Another hugely influential piano trio was launched when 27-year old Chick Corea went into the studio in 1968 with bassist Miroslav Vitous and drummer Roy Haynes to record the now legendary Now He Sings, Now He Sobs album. No pianist before sounded like he did, and no trio was so advanced and interactive. Chick opens with an unconventional free-form performance and the main melodic figure starts at 0:47. Yes, this is jazz, but it is not coming directly from swing, or be-bop. It is fresh, modern and pointing to the future. When the solo proper starts at 1:06, the band breaks into a jagged “not quite a blues” form, played at break-neck speed. Listen to Chick’s crisp touch and articulation as he plays the quartal voicings (chords based on fourths rather than thirds that McCoy Tyner first innovated with the John Coltrane Quartet) and employs the modal language that was becoming popular at the time, often sliding in and out of the key center. But where Tyner was heavy and dense, Corea is light and deft, bobbing and weaving in and out of the music. By the time his solo concludes at 4:33, jazz piano had been forever changed. (Read Chick’s recollections of making the album.) Listen to it here.


Herbie Hancock was one of the many players who built on the harmonic innovations of Bill Evans, but he has a deeper sense of the blues, and developed a rich, probing style of playing that could vary from soft and lyrical to aggressive and highly rhythmic. His highly abstract reworking of the Don Henley hit “New York Minute” on his 1996 album The New Standard is a case in point. Herbie’s solo starts at 1:20, and he comes out swinging for the fences. His commanding style of playing alternates between very modern right hand lines supported by strong, insistent chording in the left hand, accented by rhythmic figures where he is playing off the bass and drums in a percussive fashion. A master at work, who continues to inspire and innovate to this day. Listen to it here.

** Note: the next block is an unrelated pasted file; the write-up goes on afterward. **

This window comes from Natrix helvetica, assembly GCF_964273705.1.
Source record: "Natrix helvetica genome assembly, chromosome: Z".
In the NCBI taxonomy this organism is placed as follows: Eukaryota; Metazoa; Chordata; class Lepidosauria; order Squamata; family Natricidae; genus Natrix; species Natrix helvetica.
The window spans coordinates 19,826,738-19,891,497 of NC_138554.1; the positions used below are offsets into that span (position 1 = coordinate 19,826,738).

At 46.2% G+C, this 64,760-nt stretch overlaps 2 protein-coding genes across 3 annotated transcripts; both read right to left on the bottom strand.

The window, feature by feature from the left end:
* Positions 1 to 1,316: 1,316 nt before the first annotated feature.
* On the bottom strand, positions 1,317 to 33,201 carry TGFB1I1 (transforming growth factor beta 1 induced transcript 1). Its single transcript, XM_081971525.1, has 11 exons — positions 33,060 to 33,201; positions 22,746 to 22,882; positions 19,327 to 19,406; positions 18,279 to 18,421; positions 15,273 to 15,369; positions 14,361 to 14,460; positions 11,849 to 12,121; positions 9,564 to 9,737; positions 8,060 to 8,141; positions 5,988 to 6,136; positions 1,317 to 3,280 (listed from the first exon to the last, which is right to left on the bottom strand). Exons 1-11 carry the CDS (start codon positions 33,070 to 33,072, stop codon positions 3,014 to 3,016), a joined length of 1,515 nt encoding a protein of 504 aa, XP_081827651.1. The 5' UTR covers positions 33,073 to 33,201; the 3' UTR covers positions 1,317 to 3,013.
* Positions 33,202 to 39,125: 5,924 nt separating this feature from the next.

When bassist Sting left the Police, his first project was a band comprised of young players that he drew from to help him create a new style of music, blending the power of rock with the advanced musical language and interactive playing that could only come from jazz musicians. Kenny Kirkland’s highly rhythmic tour-de-force solo on the Police tune “When The World Is Running Down” from Sting’s Bring On The Night Live 1986 recording (it starts at around 4:25) is frequently cited as one of the most impressive and exciting piano solos ever captured — and only a musician with the jazz vocabulary and rhythmic chops of Kirkland could have pulled it off. Though playing against only a three-chord vamp, Kenny takes it so many places, spinning out complex right hand lines while constantly hammering out insistent rhythms and figures with his left hand. No wonder the crowd goes wild at the conclusion! Listen to it here.


Pianist Lyle Mays is most well known for his time in the Pat Metheny Group, where his writing and playing was a significant part of the group’s sound and success. However, his innovative two-handed technique may be best enjoyed in his rarer recordings and live performances as a leader, where he was most prominent. “Fictionary” was first featured on the trio record of the same name released in 1992, but my favorite version of it comes from a live recording of a concert from 1993 (The Ludwigsburg Concert), released in 2015. The traditional “solo” starts at the 10:00 mark, but also of note is Lyle’s almost six-minute intro that kicks off the tune. In both, ideas spill out effortlessly and develop with a logic that is astounding, making for one of the most impressive piano performances in the history of jazz. Listen to it here.